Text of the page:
Editing your kids’ writing, especially if you haven’t had much experience, can stir up anxiety and concern. How do you find the balance between appreciating the content and picking apart the errors?
The Elements of Writing
Writing includes three main elements: content, style, and mechanics.
- Content, of course, is the heart of the composition—the story, main message, or thesis.
- Style is the way the writer communicates the content through word choice, sentence variation, etc.
- Mechanics includes all those tricky little rules of grammar, punctuation, and spelling that govern how the words actually appear on paper.
Mechanical Errors Make the Most Noise
When it comes to giving our children feedback on their papers, many of us are in a muddle. Sometimes the “noise” of a zillion grammatical errors drowns out the content as we zoom in on each misspelled word and sentence fragment.
But is that the place to start? What should be our focus? You’ve probably asked yourself these very questions:
- Isn’t mechanics an important part of writing?
- Should I allow inventive spelling, or insist that every word is spelled properly?
- Should I focus on the main content, or should I address grammar and punctuation errors too?
- How do I help my kids fine-tune their writing if I don’t point out all the mistakes?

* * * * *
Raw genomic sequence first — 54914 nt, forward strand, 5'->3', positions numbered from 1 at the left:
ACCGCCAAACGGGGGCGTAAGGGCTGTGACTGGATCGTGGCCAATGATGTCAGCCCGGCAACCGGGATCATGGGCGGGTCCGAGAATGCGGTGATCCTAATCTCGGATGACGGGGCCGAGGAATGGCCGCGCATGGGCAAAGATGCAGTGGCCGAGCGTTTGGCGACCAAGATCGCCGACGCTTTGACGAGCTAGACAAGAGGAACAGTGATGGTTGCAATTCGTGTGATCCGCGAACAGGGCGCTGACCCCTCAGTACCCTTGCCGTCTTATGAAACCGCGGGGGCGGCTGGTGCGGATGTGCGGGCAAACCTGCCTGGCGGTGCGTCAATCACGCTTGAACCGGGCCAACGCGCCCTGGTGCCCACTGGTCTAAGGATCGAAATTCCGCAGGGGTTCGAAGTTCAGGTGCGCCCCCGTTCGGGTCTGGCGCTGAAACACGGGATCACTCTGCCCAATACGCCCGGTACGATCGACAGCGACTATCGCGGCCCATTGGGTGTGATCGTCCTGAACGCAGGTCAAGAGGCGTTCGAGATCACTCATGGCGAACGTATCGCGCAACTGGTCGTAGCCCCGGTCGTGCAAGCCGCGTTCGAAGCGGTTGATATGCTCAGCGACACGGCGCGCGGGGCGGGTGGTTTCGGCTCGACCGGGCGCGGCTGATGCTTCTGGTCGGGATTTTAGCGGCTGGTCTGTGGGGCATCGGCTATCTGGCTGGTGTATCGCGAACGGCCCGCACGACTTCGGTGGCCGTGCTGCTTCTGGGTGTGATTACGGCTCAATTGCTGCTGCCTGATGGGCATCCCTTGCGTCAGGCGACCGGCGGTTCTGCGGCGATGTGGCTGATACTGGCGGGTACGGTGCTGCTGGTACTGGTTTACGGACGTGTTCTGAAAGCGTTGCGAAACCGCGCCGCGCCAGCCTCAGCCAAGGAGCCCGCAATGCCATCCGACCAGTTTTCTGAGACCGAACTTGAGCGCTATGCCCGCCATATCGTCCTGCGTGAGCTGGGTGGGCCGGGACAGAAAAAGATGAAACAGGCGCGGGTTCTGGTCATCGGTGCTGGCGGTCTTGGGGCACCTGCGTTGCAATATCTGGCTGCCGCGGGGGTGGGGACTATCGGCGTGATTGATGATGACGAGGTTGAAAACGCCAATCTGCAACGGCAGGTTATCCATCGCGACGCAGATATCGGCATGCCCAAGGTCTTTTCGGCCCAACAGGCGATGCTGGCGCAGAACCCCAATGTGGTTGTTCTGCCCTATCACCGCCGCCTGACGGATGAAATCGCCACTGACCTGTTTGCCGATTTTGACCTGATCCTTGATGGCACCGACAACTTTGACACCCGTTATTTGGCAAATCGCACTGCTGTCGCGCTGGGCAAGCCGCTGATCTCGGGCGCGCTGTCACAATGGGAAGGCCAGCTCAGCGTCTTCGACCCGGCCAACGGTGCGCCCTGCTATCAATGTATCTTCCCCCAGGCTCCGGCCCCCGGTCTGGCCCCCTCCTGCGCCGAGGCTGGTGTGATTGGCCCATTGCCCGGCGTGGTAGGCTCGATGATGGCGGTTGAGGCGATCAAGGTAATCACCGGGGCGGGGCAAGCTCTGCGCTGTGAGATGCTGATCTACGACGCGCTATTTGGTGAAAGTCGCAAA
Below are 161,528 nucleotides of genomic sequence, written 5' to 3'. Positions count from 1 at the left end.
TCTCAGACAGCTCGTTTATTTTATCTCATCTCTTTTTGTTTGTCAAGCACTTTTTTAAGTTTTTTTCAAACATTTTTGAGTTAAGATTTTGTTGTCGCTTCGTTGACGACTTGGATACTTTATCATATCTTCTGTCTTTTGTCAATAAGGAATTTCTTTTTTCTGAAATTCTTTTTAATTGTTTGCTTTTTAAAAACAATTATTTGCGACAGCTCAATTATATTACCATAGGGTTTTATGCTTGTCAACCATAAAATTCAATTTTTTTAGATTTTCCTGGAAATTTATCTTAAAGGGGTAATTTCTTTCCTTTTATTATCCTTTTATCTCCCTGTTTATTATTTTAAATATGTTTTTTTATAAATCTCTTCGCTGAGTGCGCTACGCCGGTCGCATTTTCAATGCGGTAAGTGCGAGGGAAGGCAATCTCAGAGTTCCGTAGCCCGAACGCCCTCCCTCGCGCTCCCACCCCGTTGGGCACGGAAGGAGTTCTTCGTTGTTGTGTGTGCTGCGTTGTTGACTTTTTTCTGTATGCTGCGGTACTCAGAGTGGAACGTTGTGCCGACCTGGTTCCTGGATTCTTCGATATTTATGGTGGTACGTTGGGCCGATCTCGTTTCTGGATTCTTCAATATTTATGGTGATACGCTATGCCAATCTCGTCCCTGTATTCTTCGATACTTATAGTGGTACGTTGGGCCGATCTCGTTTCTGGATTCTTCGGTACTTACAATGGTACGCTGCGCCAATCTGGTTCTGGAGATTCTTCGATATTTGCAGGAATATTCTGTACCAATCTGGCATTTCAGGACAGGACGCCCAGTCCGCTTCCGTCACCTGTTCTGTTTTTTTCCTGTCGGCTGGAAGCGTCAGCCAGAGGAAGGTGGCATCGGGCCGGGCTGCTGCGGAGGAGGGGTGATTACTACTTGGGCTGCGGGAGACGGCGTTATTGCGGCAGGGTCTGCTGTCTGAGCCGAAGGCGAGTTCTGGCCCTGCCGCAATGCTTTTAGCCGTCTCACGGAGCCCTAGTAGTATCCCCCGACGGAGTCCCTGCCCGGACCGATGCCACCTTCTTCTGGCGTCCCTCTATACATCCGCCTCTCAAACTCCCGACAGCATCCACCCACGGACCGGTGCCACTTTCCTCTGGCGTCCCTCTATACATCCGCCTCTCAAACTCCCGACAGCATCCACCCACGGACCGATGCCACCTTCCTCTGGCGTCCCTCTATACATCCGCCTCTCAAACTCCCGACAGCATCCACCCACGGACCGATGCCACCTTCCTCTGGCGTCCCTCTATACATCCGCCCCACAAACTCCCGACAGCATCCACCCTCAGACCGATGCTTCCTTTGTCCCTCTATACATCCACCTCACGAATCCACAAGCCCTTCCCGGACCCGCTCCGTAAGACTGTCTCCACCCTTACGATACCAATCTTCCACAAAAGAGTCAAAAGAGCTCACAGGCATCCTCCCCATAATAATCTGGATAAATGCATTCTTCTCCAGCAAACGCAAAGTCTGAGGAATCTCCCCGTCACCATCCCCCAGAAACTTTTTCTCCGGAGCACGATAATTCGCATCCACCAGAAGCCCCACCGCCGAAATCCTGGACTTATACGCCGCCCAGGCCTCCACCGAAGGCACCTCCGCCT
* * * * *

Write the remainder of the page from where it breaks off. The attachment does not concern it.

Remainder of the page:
It’s Like Walking a Tightrope
Just as we can correctly—or incorrectly—judge a person’s character based on outward appearance, it’s easy to judge a piece of writing by the mechanical errors we see. We don’t mean for these errors to interfere with our enjoyment of the content, but typically, they do.
The whole editing thing is like walking a tightrope, isn’t it? We don’t want to discourage our children from spilling their ideas onto paper, because the freedom of doing so sparks in them a love for writing. But for fear of dousing that fire, some of us sway too far to the left and never utter a word about grammar or spelling.
And tipping too far to the right are the parents who are so distracted by the glare of dangling participles and grave misspellings that we run amok with our red pens—and completely miss the heart of the child’s writing.
We really can address content, style, and mechanics without throwing our tenderhearted kiddos to the lions. The two-fold trick to finding the balance is remaining as objective as possible and cushioning our suggestions with praise.
Use these three simple tips as a guide:
Tip #1 Before the red pen strikes, spend a few minutes identifying something positive about the paper, whether it’s a well-crafted sentence, a strong word choice, or an effective argument. Make sure you point these out to your child!
Tip #2 When you’re ready to begin making suggestions to the paper, focus mainly on content. Do ideas make sense? Do they flow well? Is there enough information and/or detail?
Tip #3 Once the story or essay or paragraph is organized and more rounded out, you can look at word choice and sentence style—and then deal with any grammar, spelling, and punctuation issues that remain.
Sure, the thought of editing student writing can seem intimidating. But if you know what you’re looking for, it can make all the difference!
Here are a couple more articles that can encourage you and help you feel more equipped for the task: